Welcome to the “C# light” project page.

As you have probably guessed, “C# light” is not a real project. It was inspired by this post by Phil Trelford.

However, the clean syntax and features of “C# light” are based closely on the F# language, which this site is devoted to.

Many people think that F# has a strange syntax, and are put off by the name. I thought that if I created a “C# light” slideshow that demonstrated the benefits of the F# syntax under another name, skeptical C# developers might be more open-minded!

So, if you are a skeptical C# developer, let me show you that F# is almost identical to “C# light”, with only a few minor tweaks.

“C# light” compared with F#

Here is the “C# light” example that I used throughout the slides:

class Person(string name, DateTime birthday) =

    /// Full name
    member Name = name 

    /// Birthday
    member Birthday = birthday

And here is the equivalent F# code:

type Person(name :string, birthday :DateTime) =

    /// Full name
    member this.Name = name 

    /// Birthday
    member this.Birthday = birthday

There are a few minor syntax changes:

  • The keyword class is replaced with type
  • The type annotations are “backwards”. Rather than string name, the parameter is declared as name:string
  • The this keyword is added to the member declarations.

But other than that, the code is very similar.

The DTO example

Here is the example in the C# light slide deck which uses a syntax similar to anonymous types to declare a simple DTO class:

class Person = {string name, DateTime birthday}

var person = {name="Alice", birthday=Today}

And here is the F# equivalent:

type Person = {name :string; birthday :DateTime}

let person = {name="Alice"; birthday=DateTime.Today}

There are two more changes here:

  • The var keyword is replaced by let in F#.
  • Commas are replaced by semicolons in both the definition and usage of the class.

Automatically generate code for equality

As promised by the slides, the F# compiler does automatically generate equality code for most types.

type Person = {name :string; birthday :DateTime}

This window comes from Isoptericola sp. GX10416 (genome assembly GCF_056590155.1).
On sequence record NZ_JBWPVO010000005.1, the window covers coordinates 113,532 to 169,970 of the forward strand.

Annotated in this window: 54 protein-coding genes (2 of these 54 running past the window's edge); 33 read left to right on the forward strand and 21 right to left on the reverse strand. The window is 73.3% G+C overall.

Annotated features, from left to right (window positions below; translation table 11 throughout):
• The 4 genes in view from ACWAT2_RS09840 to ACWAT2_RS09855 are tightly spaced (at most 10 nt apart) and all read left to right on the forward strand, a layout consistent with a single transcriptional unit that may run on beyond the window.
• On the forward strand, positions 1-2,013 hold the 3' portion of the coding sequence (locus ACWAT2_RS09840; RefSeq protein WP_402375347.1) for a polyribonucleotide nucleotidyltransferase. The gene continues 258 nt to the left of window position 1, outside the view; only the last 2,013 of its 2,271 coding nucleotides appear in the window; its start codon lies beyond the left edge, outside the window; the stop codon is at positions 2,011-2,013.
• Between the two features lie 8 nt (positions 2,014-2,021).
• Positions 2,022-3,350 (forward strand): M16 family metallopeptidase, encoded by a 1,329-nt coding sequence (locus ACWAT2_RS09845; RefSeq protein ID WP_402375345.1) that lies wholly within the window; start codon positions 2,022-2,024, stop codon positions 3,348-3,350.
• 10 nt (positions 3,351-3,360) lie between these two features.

let alice1 = {name="Alice"; birthday=DateTime.Today}
let alice2 = {name="Alice"; birthday=DateTime.Today}

if alice1 = alice2 then
    Console.WriteLine("Alice1 and Alice2 are equal")  // true!


In F#, user-defined types are immutable by default. If you want to change them, you have to use the mutable keyword.

type Person = {name :string; birthday :DateTime}

//define an immutable Alice 
let alice3 = {name="Alice"; birthday=DateTime.Today}

//changing immutable Alice to Bob gives an error
alice3 <- {name="Bob"; birthday=DateTime.Today}  // This value is not mutable

//define a mutable Alice 
let mutable alice4 = {name="Alice"; birthday=DateTime.Today}

//changing mutable Alice to Bob is ok
alice4 <- {name="Bob"; birthday=DateTime.Today}
Console.WriteLine("Alice's name is " + alice4.name)

Non-null reference classes

In F#, user-defined types are not allowed to be null.

type Person = {name :string; birthday :DateTime}

let mutable alice4 = {name="Alice"; birthday=DateTime.Today}
alice4 <- null  // error
   // The type 'Person' does not have 'null' as a proper value

Allow anonymous types to implement interfaces

Here’s how an object instance can implement an interface in F#, in this case IDisposable.


    // create it with a "using" block
    use tempDisposable = 
      {new IDisposable with 
        member this.Dispose() = Console.WriteLine("Disposed") }

    // do something             
    Console.WriteLine("Doing something") 
    // tempDisposable goes out of scope and is disposed

The console output is:

Doing something 

In F#, these are actually called “object expressions”.

Allow subclasses to be merged into a single “case” class

In F#, these are called “discriminated unions” and they are one of the best things about F#.

Here’s the C# light version:

class PaymentMethod = 
| Cash
| Check(int checkNo)
| Card(string cardType, string cardNo)

And here’s the F# version:

type CheckNo = int
type CardType = Visa | Mastercard
type CardNo = string

type PaymentMethod = 
| Cash
| Check of CheckNo
| Card of CardType * CardNo

Here’s the C# way of constructing an object:

PaymentMethod cash = Cash();
PaymentMethod check = Check(123);
PaymentMethod card = Card("Visa", "4012888888881881");

And here’s the F# way:

let cash = Cash
let check = Check 123
let card = Card (Visa, "4012888888881881")

Finally, here’s the C# way of deconstructing a payment:

void PrintPayment(payment) =   
   switch (payment) 
     case Cash : // print cash
     case Check(checkNo) : // print check info
     case Card(cardType,cardNo) // print card info

And here’s the F# way:

let printPayment payment =   
   match payment with
   | Cash -> printfn "Cash"
   | Check checkNo -> printfn "Check %i" checkNo
   | Card (cardType,cardNo) -> printfn "Card %A %s" cardType cardNo
printPayment cash
printPayment check
printPayment card   

Interested in learning more?

The F# code for these examples is available on .Net Fiddle here. Do play with them to convince yourself that F# really does fulfill all the promises of C# Light!

If you want to see more about F#, this page is a good starting point for browsing this site. Or visit fsharp.org for more about F# in general.

And for more about the power of F# types, check out my slide show on “Domain Driven Design with F# types”, below. And there is more DDD stuff here.


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